LaPorte resident Ted Powell, who spearheaded the restoration of the 1956 Sylvan Beach Pavilion, says it was placed on the National Historical Registry. That opened up funding which helped restore the pavilion.
"I think the same path is possible for the Astrodome, because once you get these historical designations, then that opens up sources of revenue that aren't currently available. We have over $4 million dollars for the pavilion, and it was granted within a week after it was officially registered by the National Park Service in Washington on the National Historic Registry."
Powell, who wants to save the Astrodome, says he submitted an application to the Texas Historical Commission to get the Dome recognized as a historical landmark.
"We just got notified Friday that they thought the draft was very good, and that with just a little tweaking, they would have it on the docket for the third quarter meeting of the historical commissioners. And if they approve it, then we'll forward it to the National Park Service, and it could be listed on the National Registry by perhaps the first quarter of next year."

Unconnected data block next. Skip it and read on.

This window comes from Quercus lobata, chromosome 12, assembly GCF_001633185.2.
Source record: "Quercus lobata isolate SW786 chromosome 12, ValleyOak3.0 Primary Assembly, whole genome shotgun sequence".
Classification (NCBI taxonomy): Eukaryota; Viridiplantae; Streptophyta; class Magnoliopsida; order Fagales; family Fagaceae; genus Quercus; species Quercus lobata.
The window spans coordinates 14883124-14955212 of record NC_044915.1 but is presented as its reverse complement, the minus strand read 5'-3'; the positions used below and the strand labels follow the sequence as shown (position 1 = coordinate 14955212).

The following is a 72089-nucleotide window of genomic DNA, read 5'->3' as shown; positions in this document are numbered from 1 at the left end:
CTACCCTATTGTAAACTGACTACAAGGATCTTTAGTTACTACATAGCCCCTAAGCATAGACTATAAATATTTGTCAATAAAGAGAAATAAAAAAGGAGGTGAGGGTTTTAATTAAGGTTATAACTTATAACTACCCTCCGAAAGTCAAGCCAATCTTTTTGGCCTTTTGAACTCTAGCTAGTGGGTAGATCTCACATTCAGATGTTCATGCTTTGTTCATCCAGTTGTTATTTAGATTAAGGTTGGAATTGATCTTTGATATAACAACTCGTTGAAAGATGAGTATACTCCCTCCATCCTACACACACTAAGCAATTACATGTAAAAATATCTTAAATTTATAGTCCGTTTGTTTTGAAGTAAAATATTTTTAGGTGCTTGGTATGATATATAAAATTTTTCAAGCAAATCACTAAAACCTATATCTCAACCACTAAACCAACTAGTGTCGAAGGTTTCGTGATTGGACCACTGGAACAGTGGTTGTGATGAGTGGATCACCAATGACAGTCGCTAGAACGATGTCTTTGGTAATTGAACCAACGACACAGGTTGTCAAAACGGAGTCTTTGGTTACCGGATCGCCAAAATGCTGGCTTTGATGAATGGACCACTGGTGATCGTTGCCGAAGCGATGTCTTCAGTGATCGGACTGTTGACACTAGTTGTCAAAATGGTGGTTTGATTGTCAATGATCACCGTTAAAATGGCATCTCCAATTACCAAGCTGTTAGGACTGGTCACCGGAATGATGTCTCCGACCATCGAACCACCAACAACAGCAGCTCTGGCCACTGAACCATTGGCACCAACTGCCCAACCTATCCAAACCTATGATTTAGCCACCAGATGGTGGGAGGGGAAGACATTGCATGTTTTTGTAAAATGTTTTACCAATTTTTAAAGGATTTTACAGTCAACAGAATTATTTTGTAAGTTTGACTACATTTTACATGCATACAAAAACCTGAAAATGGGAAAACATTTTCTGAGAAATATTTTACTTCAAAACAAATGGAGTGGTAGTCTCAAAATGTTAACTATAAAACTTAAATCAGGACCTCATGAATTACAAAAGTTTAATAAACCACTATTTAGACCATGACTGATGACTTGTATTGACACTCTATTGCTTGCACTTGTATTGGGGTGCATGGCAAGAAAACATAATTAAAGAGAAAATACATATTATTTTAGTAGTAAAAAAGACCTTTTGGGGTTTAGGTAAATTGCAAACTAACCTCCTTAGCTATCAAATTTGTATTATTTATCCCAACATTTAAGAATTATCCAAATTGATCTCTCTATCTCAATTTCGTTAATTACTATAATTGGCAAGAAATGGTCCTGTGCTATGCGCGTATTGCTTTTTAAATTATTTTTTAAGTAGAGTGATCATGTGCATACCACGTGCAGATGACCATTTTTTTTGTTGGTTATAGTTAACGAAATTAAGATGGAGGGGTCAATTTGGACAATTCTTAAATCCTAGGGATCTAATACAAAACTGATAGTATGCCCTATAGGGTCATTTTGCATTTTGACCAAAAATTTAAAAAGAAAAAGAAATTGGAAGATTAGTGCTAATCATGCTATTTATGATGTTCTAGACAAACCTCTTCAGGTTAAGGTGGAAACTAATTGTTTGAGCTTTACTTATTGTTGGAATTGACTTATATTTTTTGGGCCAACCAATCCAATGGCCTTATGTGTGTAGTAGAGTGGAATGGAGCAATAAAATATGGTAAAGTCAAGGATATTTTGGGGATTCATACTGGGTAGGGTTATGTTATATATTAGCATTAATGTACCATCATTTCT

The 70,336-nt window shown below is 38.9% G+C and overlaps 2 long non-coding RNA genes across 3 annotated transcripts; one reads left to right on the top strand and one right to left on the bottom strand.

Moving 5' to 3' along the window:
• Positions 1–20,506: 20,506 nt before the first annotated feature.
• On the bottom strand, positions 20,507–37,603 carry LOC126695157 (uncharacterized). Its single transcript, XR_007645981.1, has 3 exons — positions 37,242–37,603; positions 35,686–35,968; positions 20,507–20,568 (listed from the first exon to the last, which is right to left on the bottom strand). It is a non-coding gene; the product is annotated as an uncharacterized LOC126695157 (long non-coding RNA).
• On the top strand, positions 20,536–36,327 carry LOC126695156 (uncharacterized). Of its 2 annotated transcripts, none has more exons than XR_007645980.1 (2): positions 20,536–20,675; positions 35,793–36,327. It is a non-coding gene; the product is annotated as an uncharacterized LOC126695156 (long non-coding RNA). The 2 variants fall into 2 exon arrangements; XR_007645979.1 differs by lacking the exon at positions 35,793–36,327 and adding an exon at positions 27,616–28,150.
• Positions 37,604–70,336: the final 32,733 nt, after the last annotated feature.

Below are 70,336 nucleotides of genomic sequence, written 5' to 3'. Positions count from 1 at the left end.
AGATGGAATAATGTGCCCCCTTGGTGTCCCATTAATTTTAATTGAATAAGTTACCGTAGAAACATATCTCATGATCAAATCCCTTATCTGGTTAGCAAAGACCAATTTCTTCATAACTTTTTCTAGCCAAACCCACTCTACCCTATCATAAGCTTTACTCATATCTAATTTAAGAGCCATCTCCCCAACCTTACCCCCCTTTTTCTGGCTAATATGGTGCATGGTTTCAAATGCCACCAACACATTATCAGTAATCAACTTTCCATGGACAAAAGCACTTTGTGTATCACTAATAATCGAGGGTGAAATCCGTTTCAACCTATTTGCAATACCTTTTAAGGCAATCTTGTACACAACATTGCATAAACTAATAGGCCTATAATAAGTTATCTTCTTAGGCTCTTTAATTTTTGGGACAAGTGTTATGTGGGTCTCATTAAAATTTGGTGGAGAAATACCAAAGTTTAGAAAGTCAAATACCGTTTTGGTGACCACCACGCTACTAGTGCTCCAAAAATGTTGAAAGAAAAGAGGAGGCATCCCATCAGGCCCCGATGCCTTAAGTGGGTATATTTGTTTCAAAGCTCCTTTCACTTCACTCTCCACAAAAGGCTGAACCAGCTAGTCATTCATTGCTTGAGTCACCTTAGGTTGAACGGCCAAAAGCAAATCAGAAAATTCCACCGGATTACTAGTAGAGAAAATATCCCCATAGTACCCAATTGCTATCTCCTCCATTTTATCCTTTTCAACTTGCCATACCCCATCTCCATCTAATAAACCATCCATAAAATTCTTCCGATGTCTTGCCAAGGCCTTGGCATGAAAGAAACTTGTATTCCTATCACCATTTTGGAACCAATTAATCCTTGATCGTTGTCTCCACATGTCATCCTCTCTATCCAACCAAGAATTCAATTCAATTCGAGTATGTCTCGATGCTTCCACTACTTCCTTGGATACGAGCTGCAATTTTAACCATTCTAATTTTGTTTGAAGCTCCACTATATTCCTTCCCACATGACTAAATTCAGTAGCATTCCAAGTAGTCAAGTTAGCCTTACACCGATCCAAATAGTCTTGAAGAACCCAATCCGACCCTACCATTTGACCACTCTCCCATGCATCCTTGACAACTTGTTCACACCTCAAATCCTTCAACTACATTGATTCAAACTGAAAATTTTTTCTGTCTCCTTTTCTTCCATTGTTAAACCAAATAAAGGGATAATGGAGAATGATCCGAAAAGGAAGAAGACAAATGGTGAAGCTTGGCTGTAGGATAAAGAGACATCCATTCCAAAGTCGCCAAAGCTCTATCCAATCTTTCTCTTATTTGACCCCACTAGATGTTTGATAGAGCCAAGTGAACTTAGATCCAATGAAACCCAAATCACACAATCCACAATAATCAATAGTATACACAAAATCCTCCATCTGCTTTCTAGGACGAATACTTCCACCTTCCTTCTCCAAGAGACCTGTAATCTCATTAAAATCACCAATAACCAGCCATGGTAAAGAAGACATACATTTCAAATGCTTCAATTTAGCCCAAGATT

Harris County Judge Ed Emmett says he agrees with Powell that the Astrodome is worthy of historical designation, but it does come with conditions.
"With historic designations comes all kinds of other strings, what limitations are put on you as to what you can do with it. For example, one of the proposals has been to take it back to just the shell. Does that meet historic designation? Probably not. So, we have to just wait and see."
Emmett says he's waiting to hear the plan from the Harris County Sports and Convention Corporation.
"On the 19th when they meet, they will have an agenda item for what they'll want to recommend to us. What is presented to us on the 25th by the Harris County Sports and Convention Corporation, I guess in theory, we could all say, 'Yeah, it's a great idea. We're for it'. But once it's presented to us, then Commissioner's Court will look at it and make a decision. But I do think we're going to make a decision sooner rather than later."
He adds there's no deadline for Commissioners to decide which proposal they will select, and if need be, when Harris County residents will vote on how to pay for it.